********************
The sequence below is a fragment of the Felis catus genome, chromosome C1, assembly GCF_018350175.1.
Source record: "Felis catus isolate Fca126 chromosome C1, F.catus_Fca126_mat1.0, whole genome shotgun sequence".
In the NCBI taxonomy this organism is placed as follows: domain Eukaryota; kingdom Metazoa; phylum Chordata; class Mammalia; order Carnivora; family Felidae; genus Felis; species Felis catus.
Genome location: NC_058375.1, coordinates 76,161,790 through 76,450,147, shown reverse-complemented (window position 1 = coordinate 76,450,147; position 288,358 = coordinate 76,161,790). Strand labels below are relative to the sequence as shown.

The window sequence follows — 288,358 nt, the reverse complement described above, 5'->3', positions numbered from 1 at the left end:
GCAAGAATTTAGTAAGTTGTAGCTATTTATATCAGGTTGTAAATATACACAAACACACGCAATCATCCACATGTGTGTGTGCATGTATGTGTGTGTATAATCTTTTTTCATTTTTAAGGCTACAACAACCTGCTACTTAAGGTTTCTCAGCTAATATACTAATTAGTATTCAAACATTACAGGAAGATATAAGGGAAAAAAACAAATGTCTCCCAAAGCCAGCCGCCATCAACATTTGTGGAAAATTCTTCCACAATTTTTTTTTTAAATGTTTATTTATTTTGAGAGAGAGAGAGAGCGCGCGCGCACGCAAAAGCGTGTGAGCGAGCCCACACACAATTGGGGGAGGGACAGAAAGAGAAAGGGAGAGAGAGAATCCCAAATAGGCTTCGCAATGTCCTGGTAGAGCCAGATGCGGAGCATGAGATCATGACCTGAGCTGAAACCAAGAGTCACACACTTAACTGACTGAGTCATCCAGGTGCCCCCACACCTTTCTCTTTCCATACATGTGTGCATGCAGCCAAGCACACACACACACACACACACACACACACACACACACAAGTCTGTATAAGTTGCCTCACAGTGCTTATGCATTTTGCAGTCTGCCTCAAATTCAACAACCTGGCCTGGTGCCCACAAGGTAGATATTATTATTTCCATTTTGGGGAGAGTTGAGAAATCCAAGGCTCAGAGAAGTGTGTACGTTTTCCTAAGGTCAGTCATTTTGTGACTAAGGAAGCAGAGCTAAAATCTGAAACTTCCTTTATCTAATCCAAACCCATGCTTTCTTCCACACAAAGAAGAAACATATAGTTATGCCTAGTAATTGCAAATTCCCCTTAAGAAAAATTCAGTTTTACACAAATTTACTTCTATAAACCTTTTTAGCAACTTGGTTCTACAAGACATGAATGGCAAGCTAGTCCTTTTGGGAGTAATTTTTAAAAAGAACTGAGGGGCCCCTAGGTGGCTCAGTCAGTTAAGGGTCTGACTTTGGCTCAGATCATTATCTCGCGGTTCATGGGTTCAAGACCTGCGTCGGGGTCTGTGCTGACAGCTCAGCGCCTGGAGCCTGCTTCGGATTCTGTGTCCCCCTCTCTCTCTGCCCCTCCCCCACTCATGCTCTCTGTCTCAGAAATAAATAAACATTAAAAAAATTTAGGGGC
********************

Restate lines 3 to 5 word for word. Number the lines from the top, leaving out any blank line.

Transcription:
In the NCBI taxonomy this organism is placed as follows: domain Eukaryota; kingdom Metazoa; phylum Chordata; class Mammalia; order Carnivora; family Felidae; genus Felis; species Felis catus.
Genome location: NC_058375.1, coordinates 76,161,790 through 76,450,147, shown reverse-complemented (window position 1 = coordinate 76,450,147; position 288,358 = coordinate 76,161,790). Strand labels below are relative to the sequence as shown.

The window sequence follows — 288,358 nt, the reverse complement described above, 5'->3', positions numbered from 1 at the left end: